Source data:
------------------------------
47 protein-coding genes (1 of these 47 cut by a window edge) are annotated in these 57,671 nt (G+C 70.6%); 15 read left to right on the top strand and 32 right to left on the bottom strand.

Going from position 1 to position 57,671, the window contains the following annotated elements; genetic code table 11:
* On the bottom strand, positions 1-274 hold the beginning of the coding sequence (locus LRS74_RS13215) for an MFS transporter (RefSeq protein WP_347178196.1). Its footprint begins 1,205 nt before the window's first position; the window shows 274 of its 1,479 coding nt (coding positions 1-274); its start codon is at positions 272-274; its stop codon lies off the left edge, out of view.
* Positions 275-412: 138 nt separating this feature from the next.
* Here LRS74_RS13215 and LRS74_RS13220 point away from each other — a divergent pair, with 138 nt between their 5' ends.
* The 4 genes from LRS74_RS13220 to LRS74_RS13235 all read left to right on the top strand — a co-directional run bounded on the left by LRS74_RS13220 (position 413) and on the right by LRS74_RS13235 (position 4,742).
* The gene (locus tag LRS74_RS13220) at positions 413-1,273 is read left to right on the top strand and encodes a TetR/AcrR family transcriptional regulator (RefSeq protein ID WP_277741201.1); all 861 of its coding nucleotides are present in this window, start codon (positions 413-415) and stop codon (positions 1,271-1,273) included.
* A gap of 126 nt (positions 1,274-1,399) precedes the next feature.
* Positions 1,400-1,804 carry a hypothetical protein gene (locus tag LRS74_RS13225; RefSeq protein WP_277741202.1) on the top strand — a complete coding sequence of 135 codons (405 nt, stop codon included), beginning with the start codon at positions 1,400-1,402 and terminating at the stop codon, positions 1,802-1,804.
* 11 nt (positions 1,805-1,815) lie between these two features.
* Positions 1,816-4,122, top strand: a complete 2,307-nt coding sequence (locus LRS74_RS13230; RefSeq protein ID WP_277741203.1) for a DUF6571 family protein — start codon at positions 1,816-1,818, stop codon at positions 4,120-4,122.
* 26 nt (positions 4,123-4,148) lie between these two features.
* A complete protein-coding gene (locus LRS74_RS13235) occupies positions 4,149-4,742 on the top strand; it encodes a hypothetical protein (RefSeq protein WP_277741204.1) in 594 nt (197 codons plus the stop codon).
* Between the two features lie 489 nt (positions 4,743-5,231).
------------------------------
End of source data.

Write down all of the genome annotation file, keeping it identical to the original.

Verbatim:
47 protein-coding genes (1 of these 47 cut by a window edge) are annotated in these 57,671 nt (G+C 70.6%); 15 read left to right on the top strand and 32 right to left on the bottom strand.

Going from position 1 to position 57,671, the window contains the following annotated elements; genetic code table 11:
* On the bottom strand, positions 1-274 hold the beginning of the coding sequence (locus LRS74_RS13215) for an MFS transporter (RefSeq protein WP_347178196.1). Its footprint begins 1,205 nt before the window's first position; the window shows 274 of its 1,479 coding nt (coding positions 1-274); its start codon is at positions 272-274; its stop codon lies off the left edge, out of view.
* Positions 275-412: 138 nt separating this feature from the next.
* Here LRS74_RS13215 and LRS74_RS13220 point away from each other — a divergent pair, with 138 nt between their 5' ends.
* The 4 genes from LRS74_RS13220 to LRS74_RS13235 all read left to right on the top strand — a co-directional run bounded on the left by LRS74_RS13220 (position 413) and on the right by LRS74_RS13235 (position 4,742).
* The gene (locus tag LRS74_RS13220) at positions 413-1,273 is read left to right on the top strand and encodes a TetR/AcrR family transcriptional regulator (RefSeq protein ID WP_277741201.1); all 861 of its coding nucleotides are present in this window, start codon (positions 413-415) and stop codon (positions 1,271-1,273) included.
* A gap of 126 nt (positions 1,274-1,399) precedes the next feature.
* Positions 1,400-1,804 carry a hypothetical protein gene (locus tag LRS74_RS13225; RefSeq protein WP_277741202.1) on the top strand — a complete coding sequence of 135 codons (405 nt, stop codon included), beginning with the start codon at positions 1,400-1,402 and terminating at the stop codon, positions 1,802-1,804.
* 11 nt (positions 1,805-1,815) lie between these two features.
* Positions 1,816-4,122, top strand: a complete 2,307-nt coding sequence (locus LRS74_RS13230; RefSeq protein ID WP_277741203.1) for a DUF6571 family protein — start codon at positions 1,816-1,818, stop codon at positions 4,120-4,122.
* 26 nt (positions 4,123-4,148) lie between these two features.
* A complete protein-coding gene (locus LRS74_RS13235) occupies positions 4,149-4,742 on the top strand; it encodes a hypothetical protein (RefSeq protein WP_277741204.1) in 594 nt (197 codons plus the stop codon).
* Between the two features lie 489 nt (positions 4,743-5,231).